After a long hiatus during which I've been writing & editing stories, composing & playing music, and in general trying to survive, I revisited my Hope Chastain website to update the Commonly Confused Words page. It seems almost every time I read a book, I discover yet another word that has been used in place of a similar-sounding (and correct) word. This time it was adverse used in the place of averse, as in "I'm not adverse to that idea." Since adverse means inauspicious, what the author really wanted to say was "I'm not averse to that idea," meaning opposed to or against.
I'm always willing to give writers the benefit of the doubt. After all, it's easy to misuse a word through writing too fast. Fingers flying over the keyboard trying to keep up with the thoughts tumbling from a writer's brain can easily add or subtract letters, changing words and meanings. That's where proofreading comes in.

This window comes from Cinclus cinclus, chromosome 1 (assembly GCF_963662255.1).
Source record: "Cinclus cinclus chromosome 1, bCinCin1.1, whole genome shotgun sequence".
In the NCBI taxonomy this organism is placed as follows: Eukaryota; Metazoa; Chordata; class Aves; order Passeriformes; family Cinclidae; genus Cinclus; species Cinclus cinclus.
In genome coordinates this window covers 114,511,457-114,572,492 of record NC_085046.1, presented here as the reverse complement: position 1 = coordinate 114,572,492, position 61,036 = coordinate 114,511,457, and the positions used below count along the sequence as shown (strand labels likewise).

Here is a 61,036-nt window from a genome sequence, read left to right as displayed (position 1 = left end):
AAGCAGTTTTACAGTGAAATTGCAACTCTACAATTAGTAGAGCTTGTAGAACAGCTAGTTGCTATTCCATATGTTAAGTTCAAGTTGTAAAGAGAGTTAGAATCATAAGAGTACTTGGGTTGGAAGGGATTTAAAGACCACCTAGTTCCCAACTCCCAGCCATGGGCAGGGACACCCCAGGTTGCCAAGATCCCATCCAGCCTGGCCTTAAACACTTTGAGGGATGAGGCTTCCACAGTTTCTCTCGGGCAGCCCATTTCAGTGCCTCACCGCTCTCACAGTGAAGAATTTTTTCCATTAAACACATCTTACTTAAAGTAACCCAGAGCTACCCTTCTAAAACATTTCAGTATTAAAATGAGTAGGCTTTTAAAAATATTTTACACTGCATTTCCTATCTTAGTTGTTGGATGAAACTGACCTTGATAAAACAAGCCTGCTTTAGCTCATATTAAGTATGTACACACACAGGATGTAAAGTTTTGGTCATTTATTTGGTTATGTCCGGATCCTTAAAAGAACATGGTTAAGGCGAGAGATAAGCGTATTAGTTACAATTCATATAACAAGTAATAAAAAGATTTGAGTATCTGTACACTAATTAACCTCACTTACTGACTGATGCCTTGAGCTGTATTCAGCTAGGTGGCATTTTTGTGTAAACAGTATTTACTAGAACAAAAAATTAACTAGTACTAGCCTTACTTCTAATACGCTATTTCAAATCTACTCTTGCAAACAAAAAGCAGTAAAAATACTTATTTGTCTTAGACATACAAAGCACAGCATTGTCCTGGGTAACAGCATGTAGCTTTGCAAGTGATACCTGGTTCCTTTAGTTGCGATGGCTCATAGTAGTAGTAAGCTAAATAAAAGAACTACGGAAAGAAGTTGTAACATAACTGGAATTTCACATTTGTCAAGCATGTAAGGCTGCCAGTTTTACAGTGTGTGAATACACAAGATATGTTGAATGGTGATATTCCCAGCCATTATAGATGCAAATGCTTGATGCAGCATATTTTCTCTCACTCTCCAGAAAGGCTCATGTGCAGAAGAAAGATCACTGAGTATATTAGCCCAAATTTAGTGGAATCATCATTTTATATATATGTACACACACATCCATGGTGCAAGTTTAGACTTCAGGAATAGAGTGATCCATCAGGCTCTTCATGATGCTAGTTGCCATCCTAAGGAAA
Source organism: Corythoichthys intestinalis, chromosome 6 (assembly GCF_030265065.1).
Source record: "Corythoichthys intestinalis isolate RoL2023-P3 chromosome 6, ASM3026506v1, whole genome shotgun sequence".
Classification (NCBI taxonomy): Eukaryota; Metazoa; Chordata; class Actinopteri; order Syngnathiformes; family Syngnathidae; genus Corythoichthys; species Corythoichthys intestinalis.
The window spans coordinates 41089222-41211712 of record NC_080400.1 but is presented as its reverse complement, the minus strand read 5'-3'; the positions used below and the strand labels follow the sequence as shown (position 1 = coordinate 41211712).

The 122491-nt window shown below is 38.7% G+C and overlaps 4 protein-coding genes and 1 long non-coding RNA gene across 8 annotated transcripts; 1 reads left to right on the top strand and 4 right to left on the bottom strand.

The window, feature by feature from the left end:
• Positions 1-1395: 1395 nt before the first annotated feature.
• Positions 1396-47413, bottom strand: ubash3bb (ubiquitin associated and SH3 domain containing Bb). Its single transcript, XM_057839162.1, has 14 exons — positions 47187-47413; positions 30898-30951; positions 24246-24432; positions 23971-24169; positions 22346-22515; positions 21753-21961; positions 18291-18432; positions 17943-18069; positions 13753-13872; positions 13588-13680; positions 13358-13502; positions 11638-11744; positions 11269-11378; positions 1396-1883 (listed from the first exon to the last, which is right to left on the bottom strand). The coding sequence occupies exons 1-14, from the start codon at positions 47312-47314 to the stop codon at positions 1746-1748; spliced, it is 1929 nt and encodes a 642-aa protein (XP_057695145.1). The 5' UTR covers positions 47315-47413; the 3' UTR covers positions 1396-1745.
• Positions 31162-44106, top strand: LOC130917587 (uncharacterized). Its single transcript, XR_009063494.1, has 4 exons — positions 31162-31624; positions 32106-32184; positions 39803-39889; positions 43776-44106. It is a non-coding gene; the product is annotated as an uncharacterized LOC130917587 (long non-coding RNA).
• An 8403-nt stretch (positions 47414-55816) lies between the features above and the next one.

Proofreading is one of the most difficult of all the arts associated with writing. It's so easy to get caught up in what is said on the page and miss typographical or grammatical errors. My hat is off to all proofreaders everywhere.
Editors can't catch all the mistakes. They get caught up in the story, just as we do. So, writers, it's up to us to catch our own mistakes, so they don't have to!
Happy proofreading, everyone!